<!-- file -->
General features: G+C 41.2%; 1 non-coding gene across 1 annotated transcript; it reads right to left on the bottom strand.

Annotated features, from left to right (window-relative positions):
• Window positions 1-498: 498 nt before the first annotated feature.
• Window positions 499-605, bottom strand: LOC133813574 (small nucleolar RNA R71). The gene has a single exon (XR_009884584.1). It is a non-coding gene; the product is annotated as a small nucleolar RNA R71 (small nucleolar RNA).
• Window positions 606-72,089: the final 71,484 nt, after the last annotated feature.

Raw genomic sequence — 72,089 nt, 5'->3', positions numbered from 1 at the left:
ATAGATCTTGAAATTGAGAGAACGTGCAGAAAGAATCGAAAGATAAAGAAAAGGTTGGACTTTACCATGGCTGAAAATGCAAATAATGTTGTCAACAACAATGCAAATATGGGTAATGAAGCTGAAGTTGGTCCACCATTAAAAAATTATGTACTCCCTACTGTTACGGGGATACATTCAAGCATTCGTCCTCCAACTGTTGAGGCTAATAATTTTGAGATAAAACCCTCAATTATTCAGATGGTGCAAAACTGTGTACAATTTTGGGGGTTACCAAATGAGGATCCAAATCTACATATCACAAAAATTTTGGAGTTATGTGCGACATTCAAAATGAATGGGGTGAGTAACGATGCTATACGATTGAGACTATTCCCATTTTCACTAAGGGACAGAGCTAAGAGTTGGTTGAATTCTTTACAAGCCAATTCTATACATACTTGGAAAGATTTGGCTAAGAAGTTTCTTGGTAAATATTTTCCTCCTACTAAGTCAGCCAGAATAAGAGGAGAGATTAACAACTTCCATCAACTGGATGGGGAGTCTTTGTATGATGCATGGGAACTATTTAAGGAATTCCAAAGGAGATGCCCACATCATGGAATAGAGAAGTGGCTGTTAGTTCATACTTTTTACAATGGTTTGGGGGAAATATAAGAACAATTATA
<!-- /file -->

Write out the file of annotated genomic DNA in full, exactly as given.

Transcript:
General features: G+C 41.2%; 1 non-coding gene across 1 annotated transcript; it reads right to left on the bottom strand.

Annotated features, from left to right (window-relative positions):
• Window positions 1-498: 498 nt before the first annotated feature.
• Window positions 499-605, bottom strand: LOC133813574 (small nucleolar RNA R71). The gene has a single exon (XR_009884584.1). It is a non-coding gene; the product is annotated as a small nucleolar RNA R71 (small nucleolar RNA).
• Window positions 606-72,089: the final 71,484 nt, after the last annotated feature.

Raw genomic sequence — 72,089 nt, 5'->3', positions numbered from 1 at the left:
ATAGATCTTGAAATTGAGAGAACGTGCAGAAAGAATCGAAAGATAAAGAAAAGGTTGGACTTTACCATGGCTGAAAATGCAAATAATGTTGTCAACAACAATGCAAATATGGGTAATGAAGCTGAAGTTGGTCCACCATTAAAAAATTATGTACTCCCTACTGTTACGGGGATACATTCAAGCATTCGTCCTCCAACTGTTGAGGCTAATAATTTTGAGATAAAACCCTCAATTATTCAGATGGTGCAAAACTGTGTACAATTTTGGGGGTTACCAAATGAGGATCCAAATCTACATATCACAAAAATTTTGGAGTTATGTGCGACATTCAAAATGAATGGGGTGAGTAACGATGCTATACGATTGAGACTATTCCCATTTTCACTAAGGGACAGAGCTAAGAGTTGGTTGAATTCTTTACAAGCCAATTCTATACATACTTGGAAAGATTTGGCTAAGAAGTTTCTTGGTAAATATTTTCCTCCTACTAAGTCAGCCAGAATAAGAGGAGAGATTAACAACTTCCATCAACTGGATGGGGAGTCTTTGTATGATGCATGGGAACTATTTAAGGAATTCCAAAGGAGATGCCCACATCATGGAATAGAGAAGTGGCTGTTAGTTCATACTTTTTACAATGGTTTGGGGGAAATATAAGAACAATTATA